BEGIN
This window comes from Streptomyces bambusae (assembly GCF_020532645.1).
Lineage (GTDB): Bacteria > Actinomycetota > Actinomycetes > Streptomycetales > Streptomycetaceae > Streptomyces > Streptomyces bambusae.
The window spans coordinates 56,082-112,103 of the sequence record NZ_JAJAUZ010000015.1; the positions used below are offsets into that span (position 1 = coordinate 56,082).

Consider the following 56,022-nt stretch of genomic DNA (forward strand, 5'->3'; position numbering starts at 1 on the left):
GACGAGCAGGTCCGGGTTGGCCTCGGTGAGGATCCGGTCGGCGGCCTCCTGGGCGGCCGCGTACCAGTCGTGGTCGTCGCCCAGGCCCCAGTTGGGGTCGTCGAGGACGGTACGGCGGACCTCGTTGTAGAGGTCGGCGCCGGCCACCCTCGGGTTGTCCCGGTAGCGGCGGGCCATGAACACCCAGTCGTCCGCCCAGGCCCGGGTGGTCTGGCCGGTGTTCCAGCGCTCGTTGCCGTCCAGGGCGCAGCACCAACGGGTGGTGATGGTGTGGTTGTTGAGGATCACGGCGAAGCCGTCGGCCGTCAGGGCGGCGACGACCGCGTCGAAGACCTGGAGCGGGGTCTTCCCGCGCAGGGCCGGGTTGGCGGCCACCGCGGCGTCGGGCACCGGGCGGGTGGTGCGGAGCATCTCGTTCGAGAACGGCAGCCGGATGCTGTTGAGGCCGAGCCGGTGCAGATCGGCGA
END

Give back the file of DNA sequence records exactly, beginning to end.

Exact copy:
This window comes from Streptomyces bambusae (assembly GCF_020532645.1).
Lineage (GTDB): Bacteria > Actinomycetota > Actinomycetes > Streptomycetales > Streptomycetaceae > Streptomyces > Streptomyces bambusae.
The window spans coordinates 56,082-112,103 of the sequence record NZ_JAJAUZ010000015.1; the positions used below are offsets into that span (position 1 = coordinate 56,082).

Consider the following 56,022-nt stretch of genomic DNA (forward strand, 5'->3'; position numbering starts at 1 on the left):
GACGAGCAGGTCCGGGTTGGCCTCGGTGAGGATCCGGTCGGCGGCCTCCTGGGCGGCCGCGTACCAGTCGTGGTCGTCGCCCAGGCCCCAGTTGGGGTCGTCGAGGACGGTACGGCGGACCTCGTTGTAGAGGTCGGCGCCGGCCACCCTCGGGTTGTCCCGGTAGCGGCGGGCCATGAACACCCAGTCGTCCGCCCAGGCCCGGGTGGTCTGGCCGGTGTTCCAGCGCTCGTTGCCGTCCAGGGCGCAGCACCAACGGGTGGTGATGGTGTGGTTGTTGAGGATCACGGCGAAGCCGTCGGCCGTCAGGGCGGCGACGACCGCGTCGAAGACCTGGAGCGGGGTCTTCCCGCGCAGGGCCGGGTTGGCGGCCACCGCGGCGTCGGGCACCGGGCGGGTGGTGCGGAGCATCTCGTTCGAGAACGGCAGCCGGATGCTGTTGAGGCCGAGCCGGTGCAGATCGGCGA